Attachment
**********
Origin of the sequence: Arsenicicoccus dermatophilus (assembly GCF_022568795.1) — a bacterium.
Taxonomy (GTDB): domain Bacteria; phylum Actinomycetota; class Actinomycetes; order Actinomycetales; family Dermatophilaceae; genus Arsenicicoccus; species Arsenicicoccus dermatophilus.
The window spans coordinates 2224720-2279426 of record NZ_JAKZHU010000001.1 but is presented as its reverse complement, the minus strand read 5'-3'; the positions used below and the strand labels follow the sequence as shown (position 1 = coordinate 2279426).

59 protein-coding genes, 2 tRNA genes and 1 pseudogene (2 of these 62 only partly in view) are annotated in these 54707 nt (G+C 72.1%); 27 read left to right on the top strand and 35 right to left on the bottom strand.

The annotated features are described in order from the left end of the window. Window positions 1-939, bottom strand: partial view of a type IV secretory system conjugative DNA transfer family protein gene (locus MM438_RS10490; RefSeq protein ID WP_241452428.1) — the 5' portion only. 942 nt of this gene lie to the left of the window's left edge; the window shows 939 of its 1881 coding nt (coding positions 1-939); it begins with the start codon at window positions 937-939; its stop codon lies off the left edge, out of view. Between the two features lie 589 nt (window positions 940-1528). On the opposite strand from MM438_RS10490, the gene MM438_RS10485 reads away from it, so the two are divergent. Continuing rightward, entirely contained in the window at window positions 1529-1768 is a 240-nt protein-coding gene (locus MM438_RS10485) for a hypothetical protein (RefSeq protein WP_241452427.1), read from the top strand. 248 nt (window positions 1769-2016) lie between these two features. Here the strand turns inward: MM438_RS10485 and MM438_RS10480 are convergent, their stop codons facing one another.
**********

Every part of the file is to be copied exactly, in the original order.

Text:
Origin of the sequence: Arsenicicoccus dermatophilus (assembly GCF_022568795.1) — a bacterium.
Taxonomy (GTDB): domain Bacteria; phylum Actinomycetota; class Actinomycetes; order Actinomycetales; family Dermatophilaceae; genus Arsenicicoccus; species Arsenicicoccus dermatophilus.
The window spans coordinates 2224720-2279426 of record NZ_JAKZHU010000001.1 but is presented as its reverse complement, the minus strand read 5'-3'; the positions used below and the strand labels follow the sequence as shown (position 1 = coordinate 2279426).

59 protein-coding genes, 2 tRNA genes and 1 pseudogene (2 of these 62 only partly in view) are annotated in these 54707 nt (G+C 72.1%); 27 read left to right on the top strand and 35 right to left on the bottom strand.

The annotated features are described in order from the left end of the window. Window positions 1-939, bottom strand: partial view of a type IV secretory system conjugative DNA transfer family protein gene (locus MM438_RS10490; RefSeq protein ID WP_241452428.1) — the 5' portion only. 942 nt of this gene lie to the left of the window's left edge; the window shows 939 of its 1881 coding nt (coding positions 1-939); it begins with the start codon at window positions 937-939; its stop codon lies off the left edge, out of view. Between the two features lie 589 nt (window positions 940-1528). On the opposite strand from MM438_RS10490, the gene MM438_RS10485 reads away from it, so the two are divergent. Continuing rightward, entirely contained in the window at window positions 1529-1768 is a 240-nt protein-coding gene (locus MM438_RS10485) for a hypothetical protein (RefSeq protein WP_241452427.1), read from the top strand. 248 nt (window positions 1769-2016) lie between these two features. Here the strand turns inward: MM438_RS10485 and MM438_RS10480 are convergent, their stop codons facing one another.